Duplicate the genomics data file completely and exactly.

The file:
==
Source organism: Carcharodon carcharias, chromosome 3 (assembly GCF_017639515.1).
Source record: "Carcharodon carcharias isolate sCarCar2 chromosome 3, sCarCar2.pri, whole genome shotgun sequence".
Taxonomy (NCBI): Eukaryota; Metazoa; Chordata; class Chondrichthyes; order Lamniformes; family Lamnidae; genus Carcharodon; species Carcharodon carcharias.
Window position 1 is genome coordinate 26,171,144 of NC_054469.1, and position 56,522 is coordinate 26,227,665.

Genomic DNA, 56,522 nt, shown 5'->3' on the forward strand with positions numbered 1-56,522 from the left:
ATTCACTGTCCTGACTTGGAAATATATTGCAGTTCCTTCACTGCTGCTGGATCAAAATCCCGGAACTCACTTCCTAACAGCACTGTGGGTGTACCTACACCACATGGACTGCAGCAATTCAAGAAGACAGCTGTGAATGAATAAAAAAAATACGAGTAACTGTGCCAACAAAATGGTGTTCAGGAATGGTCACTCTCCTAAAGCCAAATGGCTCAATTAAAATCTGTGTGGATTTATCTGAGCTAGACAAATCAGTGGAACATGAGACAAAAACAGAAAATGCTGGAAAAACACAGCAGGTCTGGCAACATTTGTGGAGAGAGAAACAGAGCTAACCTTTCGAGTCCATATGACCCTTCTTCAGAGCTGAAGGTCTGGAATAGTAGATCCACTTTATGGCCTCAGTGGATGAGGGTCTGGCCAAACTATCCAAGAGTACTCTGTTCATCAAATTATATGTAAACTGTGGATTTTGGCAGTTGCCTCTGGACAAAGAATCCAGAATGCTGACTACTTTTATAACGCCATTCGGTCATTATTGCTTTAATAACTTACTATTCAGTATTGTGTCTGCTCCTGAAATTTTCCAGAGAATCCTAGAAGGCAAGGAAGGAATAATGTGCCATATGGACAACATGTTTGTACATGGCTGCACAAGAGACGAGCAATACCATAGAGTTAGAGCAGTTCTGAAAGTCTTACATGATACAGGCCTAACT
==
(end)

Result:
Source organism: Carcharodon carcharias, chromosome 3 (assembly GCF_017639515.1).
Source record: "Carcharodon carcharias isolate sCarCar2 chromosome 3, sCarCar2.pri, whole genome shotgun sequence".
Taxonomy (NCBI): Eukaryota; Metazoa; Chordata; class Chondrichthyes; order Lamniformes; family Lamnidae; genus Carcharodon; species Carcharodon carcharias.
Window position 1 is genome coordinate 26,171,144 of NC_054469.1, and position 56,522 is coordinate 26,227,665.

Genomic DNA, 56,522 nt, shown 5'->3' on the forward strand with positions numbered 1-56,522 from the left:
ATTCACTGTCCTGACTTGGAAATATATTGCAGTTCCTTCACTGCTGCTGGATCAAAATCCCGGAACTCACTTCCTAACAGCACTGTGGGTGTACCTACACCACATGGACTGCAGCAATTCAAGAAGACAGCTGTGAATGAATAAAAAAAATACGAGTAACTGTGCCAACAAAATGGTGTTCAGGAATGGTCACTCTCCTAAAGCCAAATGGCTCAATTAAAATCTGTGTGGATTTATCTGAGCTAGACAAATCAGTGGAACATGAGACAAAAACAGAAAATGCTGGAAAAACACAGCAGGTCTGGCAACATTTGTGGAGAGAGAAACAGAGCTAACCTTTCGAGTCCATATGACCCTTCTTCAGAGCTGAAGGTCTGGAATAGTAGATCCACTTTATGGCCTCAGTGGATGAGGGTCTGGCCAAACTATCCAAGAGTACTCTGTTCATCAAATTATATGTAAACTGTGGATTTTGGCAGTTGCCTCTGGACAAAGAATCCAGAATGCTGACTACTTTTATAACGCCATTCGGTCATTATTGCTTTAATAACTTACTATTCAGTATTGTGTCTGCTCCTGAAATTTTCCAGAGAATCCTAGAAGGCAAGGAAGGAATAATGTGCCATATGGACAACATGTTTGTACATGGCTGCACAAGAGACGAGCAATACCATAGAGTTAGAGCAGTTCTGAAAGTCTTACATGATACAGGCCTAACT